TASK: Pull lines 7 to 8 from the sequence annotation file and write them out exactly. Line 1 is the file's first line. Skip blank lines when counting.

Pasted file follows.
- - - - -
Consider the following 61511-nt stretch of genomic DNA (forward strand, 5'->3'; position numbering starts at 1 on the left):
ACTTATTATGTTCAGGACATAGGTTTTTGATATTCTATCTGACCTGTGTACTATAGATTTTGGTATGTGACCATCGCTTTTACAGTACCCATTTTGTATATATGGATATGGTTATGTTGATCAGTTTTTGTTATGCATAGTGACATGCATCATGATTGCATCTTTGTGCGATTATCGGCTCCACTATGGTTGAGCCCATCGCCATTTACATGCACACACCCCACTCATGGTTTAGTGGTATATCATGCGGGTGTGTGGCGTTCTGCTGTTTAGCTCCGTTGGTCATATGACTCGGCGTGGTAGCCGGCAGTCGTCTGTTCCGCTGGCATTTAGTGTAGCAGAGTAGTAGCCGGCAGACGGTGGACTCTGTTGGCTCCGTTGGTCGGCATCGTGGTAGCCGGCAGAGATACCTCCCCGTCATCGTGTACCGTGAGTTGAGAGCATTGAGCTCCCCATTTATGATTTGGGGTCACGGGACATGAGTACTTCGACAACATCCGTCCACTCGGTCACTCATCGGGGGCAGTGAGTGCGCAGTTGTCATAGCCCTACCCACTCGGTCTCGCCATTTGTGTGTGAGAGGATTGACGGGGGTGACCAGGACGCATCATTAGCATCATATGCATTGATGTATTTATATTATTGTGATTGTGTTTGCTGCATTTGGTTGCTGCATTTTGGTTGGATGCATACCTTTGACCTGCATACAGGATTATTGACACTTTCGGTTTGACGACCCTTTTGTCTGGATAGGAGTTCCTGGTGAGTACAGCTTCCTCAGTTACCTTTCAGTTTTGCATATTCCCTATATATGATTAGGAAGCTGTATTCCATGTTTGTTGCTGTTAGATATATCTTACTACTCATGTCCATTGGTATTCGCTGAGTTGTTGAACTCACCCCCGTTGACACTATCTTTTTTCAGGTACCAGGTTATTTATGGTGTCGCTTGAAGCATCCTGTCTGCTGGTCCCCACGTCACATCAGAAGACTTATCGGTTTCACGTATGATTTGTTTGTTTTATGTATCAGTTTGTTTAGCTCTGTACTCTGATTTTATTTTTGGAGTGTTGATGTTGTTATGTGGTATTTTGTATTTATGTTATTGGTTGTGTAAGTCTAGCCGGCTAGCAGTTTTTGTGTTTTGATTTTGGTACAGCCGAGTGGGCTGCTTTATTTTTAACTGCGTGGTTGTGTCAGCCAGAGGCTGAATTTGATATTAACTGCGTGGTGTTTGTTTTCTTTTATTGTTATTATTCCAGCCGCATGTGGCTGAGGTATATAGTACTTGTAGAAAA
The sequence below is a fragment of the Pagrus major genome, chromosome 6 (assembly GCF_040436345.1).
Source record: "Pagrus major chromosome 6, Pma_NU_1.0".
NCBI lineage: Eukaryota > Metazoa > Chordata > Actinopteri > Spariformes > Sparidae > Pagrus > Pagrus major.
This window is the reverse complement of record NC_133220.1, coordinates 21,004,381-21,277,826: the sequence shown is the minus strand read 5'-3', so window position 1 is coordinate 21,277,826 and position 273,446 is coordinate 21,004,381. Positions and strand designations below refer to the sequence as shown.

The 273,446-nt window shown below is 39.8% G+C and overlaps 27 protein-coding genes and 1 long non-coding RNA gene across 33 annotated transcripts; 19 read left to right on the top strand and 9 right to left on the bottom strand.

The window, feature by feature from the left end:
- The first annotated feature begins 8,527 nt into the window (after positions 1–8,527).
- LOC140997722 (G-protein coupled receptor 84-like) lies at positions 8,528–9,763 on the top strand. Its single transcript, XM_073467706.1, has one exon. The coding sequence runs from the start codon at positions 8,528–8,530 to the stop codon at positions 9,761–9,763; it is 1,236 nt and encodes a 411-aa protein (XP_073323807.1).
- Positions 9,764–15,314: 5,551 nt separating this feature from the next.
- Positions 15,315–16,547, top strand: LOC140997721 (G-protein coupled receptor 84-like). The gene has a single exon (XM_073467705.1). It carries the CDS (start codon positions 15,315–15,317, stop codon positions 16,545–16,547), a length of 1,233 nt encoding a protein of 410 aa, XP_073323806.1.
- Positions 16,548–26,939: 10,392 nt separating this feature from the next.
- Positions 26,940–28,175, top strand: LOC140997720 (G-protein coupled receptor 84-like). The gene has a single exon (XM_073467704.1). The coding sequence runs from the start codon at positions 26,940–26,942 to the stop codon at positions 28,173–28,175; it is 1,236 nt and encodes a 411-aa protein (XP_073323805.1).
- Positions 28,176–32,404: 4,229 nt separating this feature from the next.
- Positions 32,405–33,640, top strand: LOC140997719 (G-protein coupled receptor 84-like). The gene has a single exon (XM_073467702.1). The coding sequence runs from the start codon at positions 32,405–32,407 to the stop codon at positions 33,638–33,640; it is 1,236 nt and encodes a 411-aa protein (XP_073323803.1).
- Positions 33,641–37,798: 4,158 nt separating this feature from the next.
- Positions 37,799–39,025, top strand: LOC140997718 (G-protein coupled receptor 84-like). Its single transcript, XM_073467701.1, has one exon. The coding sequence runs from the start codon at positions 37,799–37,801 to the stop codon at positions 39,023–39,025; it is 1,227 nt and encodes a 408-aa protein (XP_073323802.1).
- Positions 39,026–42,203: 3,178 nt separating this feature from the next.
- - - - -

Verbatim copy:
The 273,446-nt window shown below is 39.8% G+C and overlaps 27 protein-coding genes and 1 long non-coding RNA gene across 33 annotated transcripts; 19 read left to right on the top strand and 9 right to left on the bottom strand.

The window, feature by feature from the left end: